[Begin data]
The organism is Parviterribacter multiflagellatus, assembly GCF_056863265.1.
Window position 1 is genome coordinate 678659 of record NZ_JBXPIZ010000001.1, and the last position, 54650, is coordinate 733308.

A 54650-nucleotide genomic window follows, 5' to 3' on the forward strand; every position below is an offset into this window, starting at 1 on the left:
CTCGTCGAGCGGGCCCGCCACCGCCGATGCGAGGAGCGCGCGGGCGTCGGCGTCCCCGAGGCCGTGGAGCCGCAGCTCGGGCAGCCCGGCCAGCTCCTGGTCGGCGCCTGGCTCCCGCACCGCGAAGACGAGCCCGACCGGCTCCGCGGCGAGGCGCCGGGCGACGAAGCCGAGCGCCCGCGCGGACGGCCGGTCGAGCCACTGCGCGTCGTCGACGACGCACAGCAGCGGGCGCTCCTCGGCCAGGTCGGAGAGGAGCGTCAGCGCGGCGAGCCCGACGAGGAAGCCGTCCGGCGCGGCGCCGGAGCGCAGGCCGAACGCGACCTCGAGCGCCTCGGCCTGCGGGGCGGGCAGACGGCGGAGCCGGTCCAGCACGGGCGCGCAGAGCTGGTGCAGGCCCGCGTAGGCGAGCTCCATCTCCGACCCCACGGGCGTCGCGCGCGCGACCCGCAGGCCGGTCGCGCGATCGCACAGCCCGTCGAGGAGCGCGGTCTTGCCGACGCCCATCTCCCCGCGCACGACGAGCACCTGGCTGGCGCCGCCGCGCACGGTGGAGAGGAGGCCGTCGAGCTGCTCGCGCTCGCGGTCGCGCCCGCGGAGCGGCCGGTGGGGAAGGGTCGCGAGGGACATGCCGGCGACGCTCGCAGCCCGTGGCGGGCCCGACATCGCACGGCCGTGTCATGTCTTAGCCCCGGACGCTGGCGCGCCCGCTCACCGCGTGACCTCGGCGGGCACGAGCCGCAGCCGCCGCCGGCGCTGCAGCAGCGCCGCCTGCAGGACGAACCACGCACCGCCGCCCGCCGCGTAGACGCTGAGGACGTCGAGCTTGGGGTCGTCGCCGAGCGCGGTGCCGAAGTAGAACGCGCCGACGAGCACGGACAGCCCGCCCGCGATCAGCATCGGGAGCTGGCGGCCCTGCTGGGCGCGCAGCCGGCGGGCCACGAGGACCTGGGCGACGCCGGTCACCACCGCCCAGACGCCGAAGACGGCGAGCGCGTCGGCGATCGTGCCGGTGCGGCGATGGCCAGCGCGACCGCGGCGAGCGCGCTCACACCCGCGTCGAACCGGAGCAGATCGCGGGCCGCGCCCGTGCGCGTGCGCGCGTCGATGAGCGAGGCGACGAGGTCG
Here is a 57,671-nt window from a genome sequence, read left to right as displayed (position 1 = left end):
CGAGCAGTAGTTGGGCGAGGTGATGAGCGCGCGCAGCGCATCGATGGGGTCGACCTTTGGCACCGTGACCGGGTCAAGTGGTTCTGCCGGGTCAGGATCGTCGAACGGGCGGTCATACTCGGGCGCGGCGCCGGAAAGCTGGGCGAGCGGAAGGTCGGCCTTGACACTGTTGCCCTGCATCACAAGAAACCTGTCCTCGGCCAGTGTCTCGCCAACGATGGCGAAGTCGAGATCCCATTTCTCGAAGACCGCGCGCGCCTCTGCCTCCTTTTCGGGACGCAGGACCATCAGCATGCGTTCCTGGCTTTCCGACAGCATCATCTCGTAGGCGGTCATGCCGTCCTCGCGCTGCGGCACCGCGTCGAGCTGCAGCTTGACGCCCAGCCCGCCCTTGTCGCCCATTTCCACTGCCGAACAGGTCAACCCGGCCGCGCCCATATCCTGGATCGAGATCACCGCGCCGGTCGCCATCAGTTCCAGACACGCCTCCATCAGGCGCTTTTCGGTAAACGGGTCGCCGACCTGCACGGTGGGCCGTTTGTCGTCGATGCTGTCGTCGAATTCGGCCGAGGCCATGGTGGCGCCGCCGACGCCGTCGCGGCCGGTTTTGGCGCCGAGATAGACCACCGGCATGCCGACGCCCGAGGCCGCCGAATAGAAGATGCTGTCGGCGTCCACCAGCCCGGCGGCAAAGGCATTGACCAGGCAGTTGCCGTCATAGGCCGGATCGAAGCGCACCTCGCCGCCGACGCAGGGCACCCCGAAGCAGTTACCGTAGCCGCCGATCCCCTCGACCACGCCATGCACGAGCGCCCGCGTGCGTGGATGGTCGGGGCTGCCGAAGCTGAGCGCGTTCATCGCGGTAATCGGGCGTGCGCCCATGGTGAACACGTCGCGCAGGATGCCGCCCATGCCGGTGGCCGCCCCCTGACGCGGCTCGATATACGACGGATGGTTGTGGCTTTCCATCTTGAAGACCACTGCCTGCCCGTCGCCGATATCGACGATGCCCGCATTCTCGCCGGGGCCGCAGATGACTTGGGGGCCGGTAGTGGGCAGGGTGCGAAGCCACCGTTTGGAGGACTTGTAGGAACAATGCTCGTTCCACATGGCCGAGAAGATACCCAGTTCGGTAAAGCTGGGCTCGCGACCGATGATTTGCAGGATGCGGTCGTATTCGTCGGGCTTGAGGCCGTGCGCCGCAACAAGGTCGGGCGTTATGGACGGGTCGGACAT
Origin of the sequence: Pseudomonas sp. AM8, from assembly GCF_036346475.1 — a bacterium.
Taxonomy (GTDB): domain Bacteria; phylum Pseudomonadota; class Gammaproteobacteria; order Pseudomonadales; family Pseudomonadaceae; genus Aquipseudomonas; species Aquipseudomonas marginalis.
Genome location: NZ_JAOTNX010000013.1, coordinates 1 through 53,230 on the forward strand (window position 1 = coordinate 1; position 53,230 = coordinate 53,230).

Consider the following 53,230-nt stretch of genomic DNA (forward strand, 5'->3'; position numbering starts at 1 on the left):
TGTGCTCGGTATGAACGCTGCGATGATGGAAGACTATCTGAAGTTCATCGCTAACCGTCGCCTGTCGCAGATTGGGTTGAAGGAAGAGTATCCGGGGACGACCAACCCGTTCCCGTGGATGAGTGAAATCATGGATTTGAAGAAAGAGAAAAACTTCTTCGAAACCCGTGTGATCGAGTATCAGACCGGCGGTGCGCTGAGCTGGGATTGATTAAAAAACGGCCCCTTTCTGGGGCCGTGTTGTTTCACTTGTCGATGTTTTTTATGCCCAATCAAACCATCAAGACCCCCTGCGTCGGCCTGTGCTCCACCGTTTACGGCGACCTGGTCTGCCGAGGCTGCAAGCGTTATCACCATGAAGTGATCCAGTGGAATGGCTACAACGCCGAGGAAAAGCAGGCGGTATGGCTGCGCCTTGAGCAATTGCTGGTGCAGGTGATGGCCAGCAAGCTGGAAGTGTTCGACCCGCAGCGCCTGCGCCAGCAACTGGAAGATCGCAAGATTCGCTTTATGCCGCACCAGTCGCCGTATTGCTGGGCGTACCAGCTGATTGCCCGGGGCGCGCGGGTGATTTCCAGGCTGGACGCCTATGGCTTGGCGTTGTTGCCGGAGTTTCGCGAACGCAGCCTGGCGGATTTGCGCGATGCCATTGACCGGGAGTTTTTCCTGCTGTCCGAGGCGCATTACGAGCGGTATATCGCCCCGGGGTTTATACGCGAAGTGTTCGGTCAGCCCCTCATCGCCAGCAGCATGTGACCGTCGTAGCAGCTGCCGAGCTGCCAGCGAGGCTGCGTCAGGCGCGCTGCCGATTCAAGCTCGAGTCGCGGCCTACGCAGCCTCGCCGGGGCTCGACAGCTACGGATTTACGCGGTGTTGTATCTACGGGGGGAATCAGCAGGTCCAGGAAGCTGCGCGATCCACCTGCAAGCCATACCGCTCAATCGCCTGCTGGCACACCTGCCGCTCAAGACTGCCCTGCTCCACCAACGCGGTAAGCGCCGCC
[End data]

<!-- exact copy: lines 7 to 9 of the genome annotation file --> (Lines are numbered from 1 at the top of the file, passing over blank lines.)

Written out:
Origin of the sequence: Pseudomonas sp. AM8, from assembly GCF_036346475.1 — a bacterium.
Taxonomy (GTDB): domain Bacteria; phylum Pseudomonadota; class Gammaproteobacteria; order Pseudomonadales; family Pseudomonadaceae; genus Aquipseudomonas; species Aquipseudomonas marginalis.
Genome location: NZ_JAOTNX010000013.1, coordinates 1 through 53,230 on the forward strand (window position 1 = coordinate 1; position 53,230 = coordinate 53,230).